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A Prayer for Relief in the Midst of Trouble.
David may well apply as a type, so far as his experience during the persecution by Saul is concerned, to the believing sufferer and Christian martyr of every age. To the chief musician, to be used in the Temple services, a psalm of David.
v. 1. How long wilt Thou forget me, O Lord? Forever? It seemed to David, in the anguish of his spirit during the long period when he was hunted almost like a wild beast, that the Lord had entirely forsaken him. How long wilt Thou hide Thy face from me? as though He abandoned him to the fate which was staring him in the face.
v. 2. How long shall I take counsel in my soul, being filled with worry and distress over the apparent neglect of Jehovah, having sorrow in my heart daily? There was no intermission in his troubles; all the counsels which his heart thought of brought no relief. How long shall mine enemy be exalted over me? having the upper hand, continuing his tactics of oppression.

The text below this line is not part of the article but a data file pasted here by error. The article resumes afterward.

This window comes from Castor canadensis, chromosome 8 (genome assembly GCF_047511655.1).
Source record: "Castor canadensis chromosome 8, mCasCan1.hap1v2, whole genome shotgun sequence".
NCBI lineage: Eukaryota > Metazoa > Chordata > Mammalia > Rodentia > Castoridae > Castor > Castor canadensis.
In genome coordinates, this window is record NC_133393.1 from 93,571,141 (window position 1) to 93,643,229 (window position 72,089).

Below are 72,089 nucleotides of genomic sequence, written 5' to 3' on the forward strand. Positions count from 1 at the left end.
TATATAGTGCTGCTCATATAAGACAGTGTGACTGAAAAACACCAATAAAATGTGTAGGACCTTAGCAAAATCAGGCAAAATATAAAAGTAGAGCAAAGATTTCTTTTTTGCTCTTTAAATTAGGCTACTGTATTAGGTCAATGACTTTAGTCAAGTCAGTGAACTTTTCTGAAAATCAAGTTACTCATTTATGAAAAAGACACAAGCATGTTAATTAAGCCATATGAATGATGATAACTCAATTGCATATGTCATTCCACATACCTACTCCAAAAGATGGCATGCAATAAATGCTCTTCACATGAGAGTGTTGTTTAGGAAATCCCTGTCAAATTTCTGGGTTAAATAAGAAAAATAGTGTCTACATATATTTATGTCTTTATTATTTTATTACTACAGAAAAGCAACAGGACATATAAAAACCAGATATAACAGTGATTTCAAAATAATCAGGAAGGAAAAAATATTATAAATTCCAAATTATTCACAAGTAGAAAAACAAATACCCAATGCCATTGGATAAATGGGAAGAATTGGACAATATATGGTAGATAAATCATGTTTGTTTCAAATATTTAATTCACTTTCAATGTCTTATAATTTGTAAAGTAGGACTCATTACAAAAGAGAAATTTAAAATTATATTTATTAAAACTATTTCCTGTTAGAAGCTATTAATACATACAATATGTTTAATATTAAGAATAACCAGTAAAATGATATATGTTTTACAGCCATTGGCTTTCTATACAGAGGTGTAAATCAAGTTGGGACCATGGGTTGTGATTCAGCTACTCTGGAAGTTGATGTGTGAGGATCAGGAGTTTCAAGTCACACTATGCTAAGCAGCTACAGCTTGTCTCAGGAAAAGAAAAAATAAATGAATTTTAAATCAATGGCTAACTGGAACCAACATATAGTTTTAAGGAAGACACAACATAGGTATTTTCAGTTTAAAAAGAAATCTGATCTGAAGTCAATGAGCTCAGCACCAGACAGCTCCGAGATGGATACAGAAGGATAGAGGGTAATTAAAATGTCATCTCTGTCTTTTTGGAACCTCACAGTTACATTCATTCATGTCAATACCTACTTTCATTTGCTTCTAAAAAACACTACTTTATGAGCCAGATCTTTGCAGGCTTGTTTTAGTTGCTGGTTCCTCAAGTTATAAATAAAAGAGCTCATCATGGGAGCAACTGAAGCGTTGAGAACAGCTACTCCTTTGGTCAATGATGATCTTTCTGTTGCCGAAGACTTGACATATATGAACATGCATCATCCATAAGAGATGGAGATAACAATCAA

v. 3. Consider and hear me, O Lord, my God, paying attention to his plight, giving him an answer upon his appeal; lighten mine eyes, making them clear, giving them new vitality and cheerfulness in view of the coming deliverance, lest I sleep the sleep of death, falling asleep, never to awake again,
v. 4. lest mine enemy say, I have prevailed against him, and therefore also against the Lord in whom David trusted; and those that trouble me rejoice when I am moved, having lost the firmness of his faith, deceived in his trust, overcome by their wicked schemes. During his prayer the faith of David has grown and has been invested with new strength, causing his humble cry to be changed into a song of praise.
v. 5. But I have trusted in Thy mercy, with the firm confidence in his final salvation; my heart shall rejoice in Thy salvation, by which he would be delivered both physically and spiritually.
v. 6. I will sing unto the Lord because He hath dealt bountifully with me, rewarding him richly in compensation for his season of trouble. That is David's firm confidence. Thus the heart of every believer, in the midst of the storms of life, experiences the wonderful peace of God which passes all understanding, which causes him to trust in his heavenly Father's mercy, no matter what may befall him.
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Kretzmann, Paul E. Ph. D., D. D. "Commentary on Psalms 13". "Kretzmann's Popular Commentary". https://www.studylight.org/
the Week of Proper 25 / Ordinary 30